Last week, my grandmother’s first cousin, Domenica (but don’t call her that–she goes by Marie) from America and her childhood friend, Laura, came to visit me. Both of their mothers, as well as my grandmother’s mother Concetta, were born in Isca sull’Ionio, or Isca on the Ionian Sea, which is the village next to mine.
Meet Concetta via her 1941 US citizenship certificate:
To explain a bit, my great-great-grandfather (Concetta’s father) was born in the village I now live in, and he married a woman from Isca, and that’s where they had their children. So my roots, as well as those of my Marie are actually from both villages. Laura’s family is all from Isca.
The connection between this tiny village on the Ionian coast and my area back home in Pennsylvania is extremely strong; indeed, most of the Italian (Calabrian) families in and around my hometown come from this village and share names like Varano, Scicchitano, Bressi, Feudale, Mirarchi, and Nestico (here, it’s Nesticò, accent on the last syllable).
One of my most vivid memories of the first time I visited here was my jaw continually dropping at just how many last names I saw on signs and businesses that were so very familiar to me–even the geographical position of Isca is very much like our towns nestled into the Appalachian Mountains.
You can read more about Isca’s history and links in the United States at IscaCalabria.com, made by a friend of mine that I met via the Internet quite a few years ago. He ended up connecting me with a woman originally from Isca who now lives in South Philly (I also lived in Philly at the time); it turns out that she had also lived up in my area of Pennsylvania…and, as we discovered once we got talking, had even worked with my grandmother in a sewing factory in the 1960s or 70s.
Talk about a small world, huh?
Alida gave me one of the best quotes ever during an email exchange four years ago, and I hope she doesn’t mind my sharing it here:
When I was a little girl, before I knew of the rotation of the earth, I really believed that those pretty mountains ate the sun and by a miracle God would send it back the following day.
Don’t you just love Italians?
A few years ago, Alida, her family, my mom and I went to the San Marziale festival, organized by Iscatani, in South Philly together.
Now back to our visit to Isca with my cousin. Through genealogical research, I was able to pinpoint the street, although not the exact house, of our family. It’s called Via Borgo, and here’s Marie in front of the entrance to the smallest “street” I’ve ever seen in my life:
Here’s a look down said street:
As you can see, there’s actually a bit of reconstruction going on, but Isca Superiore is still mostly emptied out, even more so than my village; in fact, every time we asked about someone who had formerly lived up there, we were directed to the Marina village. Isca was particularly hard hit by an earthquake in 1947, so that was the impetus for many to get off the hill.
We didn’t have too much time to walk around Isca, but here are some old scanned photos of mine from a previous visit:
Then we went back to P’s parents’ house in Badolato Marina and enjoyed a lovely lunch with them. Here are P’s father Salvatore, P’s mom Caterina, Marie (eyes closed, sorry–told her to leave on her sunglasses!), and Laura.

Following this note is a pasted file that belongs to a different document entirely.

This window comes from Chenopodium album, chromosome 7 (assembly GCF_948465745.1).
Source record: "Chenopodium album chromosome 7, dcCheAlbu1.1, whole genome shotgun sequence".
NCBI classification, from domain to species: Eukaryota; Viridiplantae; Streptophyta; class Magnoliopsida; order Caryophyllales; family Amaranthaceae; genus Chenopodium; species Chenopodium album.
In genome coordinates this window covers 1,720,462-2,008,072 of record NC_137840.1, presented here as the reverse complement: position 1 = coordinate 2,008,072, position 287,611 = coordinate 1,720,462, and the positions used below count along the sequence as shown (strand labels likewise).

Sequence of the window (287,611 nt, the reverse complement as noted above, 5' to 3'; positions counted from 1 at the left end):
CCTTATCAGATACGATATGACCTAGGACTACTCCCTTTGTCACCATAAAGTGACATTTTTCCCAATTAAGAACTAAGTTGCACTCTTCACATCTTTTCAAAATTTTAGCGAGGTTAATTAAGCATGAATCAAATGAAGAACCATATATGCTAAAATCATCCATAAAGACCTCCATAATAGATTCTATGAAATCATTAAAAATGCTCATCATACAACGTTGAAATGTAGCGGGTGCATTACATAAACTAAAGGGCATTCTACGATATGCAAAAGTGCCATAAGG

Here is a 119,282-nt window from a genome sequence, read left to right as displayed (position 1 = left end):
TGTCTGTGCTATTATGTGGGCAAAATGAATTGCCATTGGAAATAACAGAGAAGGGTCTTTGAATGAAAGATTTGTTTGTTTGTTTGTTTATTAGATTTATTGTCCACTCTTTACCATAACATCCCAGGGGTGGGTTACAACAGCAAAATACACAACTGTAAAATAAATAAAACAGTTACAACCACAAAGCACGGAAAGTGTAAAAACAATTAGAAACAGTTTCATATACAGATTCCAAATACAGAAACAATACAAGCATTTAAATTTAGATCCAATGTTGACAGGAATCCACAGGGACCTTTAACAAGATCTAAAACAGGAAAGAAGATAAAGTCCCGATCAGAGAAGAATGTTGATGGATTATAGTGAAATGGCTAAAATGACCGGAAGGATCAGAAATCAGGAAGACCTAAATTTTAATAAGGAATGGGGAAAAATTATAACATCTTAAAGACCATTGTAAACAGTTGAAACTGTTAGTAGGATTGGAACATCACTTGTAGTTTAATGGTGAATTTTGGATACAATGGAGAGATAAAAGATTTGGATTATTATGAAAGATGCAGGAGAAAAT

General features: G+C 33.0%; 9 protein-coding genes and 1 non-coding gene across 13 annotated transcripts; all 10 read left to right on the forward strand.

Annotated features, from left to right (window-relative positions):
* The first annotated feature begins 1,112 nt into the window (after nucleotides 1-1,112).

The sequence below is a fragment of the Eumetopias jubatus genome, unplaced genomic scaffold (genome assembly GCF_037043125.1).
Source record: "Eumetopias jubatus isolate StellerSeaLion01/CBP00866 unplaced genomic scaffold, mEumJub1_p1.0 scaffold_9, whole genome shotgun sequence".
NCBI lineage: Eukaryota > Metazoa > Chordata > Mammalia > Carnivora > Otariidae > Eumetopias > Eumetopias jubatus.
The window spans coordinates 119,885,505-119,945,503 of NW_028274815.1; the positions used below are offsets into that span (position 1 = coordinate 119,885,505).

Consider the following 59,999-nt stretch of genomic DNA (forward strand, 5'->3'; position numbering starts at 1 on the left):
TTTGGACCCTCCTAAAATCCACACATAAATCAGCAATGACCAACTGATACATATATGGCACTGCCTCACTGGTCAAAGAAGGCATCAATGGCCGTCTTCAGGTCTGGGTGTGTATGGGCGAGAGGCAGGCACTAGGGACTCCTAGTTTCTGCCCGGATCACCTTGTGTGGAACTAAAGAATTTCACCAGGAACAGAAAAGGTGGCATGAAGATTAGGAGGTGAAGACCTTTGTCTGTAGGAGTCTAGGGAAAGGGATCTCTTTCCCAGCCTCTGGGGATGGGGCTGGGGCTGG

Marie had a great time trying to teach P’s dad some English words–much laughter ensued as “I looooooove you” repeatedly echoed throughout the Marina. And since I never tire of hearing old family stories, this provided yet another opportunity for Marie to share what she remembers of her grandparents–my great-great-grandparents–and others long gone.
P’s mom must’ve been feeling a bit nostalgic too because she broke out her old photos; I had never seen a baby picture of P before, so that was extra special. What a cutie! You may or may not see said photos scanned here at some point. Good thing he doesn’t read the blog, eh?
So after quite a day full of emotion, laughter, great food, and fun, Marie, Laura and I headed back up the mountain to Badolato. As they rested, I got to thinking, as I’m wont to do.
I have always thought of Isca as representing the feminine side of my Italian family, as my great-grandmother and great-great-grandmother were born there–who knows how far back that goes, but I’d sure like to find out. Even the town’s name ends in “a” denoting the feminine. I’ve always had a stronger connection with the women in my family, and so I would’ve guessed that Isca was the place for me if I were going to settle in Calabria.
But there’s so much more to me than that feminine side, and I’d say I’m pretty balanced in my traditionally masculine and feminine influences. I’m not a girly-girl by any means, and you couldn’t tear me away from a football, baseball, or basketball game in America if you tried. I can also be awfully aggressive when I want/need to be.
Interesting, then, that it’s my great-great-grandfather who was born in Badolato (note that it ends in an “o” denoting masculine) and relocated to Isca for his wife; I, on the other hand, was first drawn to Isca (my family had never heard of Badolato until I found citizenship records), but then the pull to Badolato was so strong that I ended up staying here, in the masculine village, if you will.
And here I found my P.
Now I struggle to balance those masculine and feminine influences once again–this time in a culture with fairly distinct gender roles. Southern Italy isn’t what you’d call modernized in its ideas about what a woman and a man should do. Lucky for me that I’ve found a guy who loves that I work and that I actually *want* to go hunting for mushrooms in the mountains, etc., with the boys–and he also happens to be a great cook who occasionally surprises me with his housekeeping abilities.
It’s not always easy, of course, but I’m loving the challenge.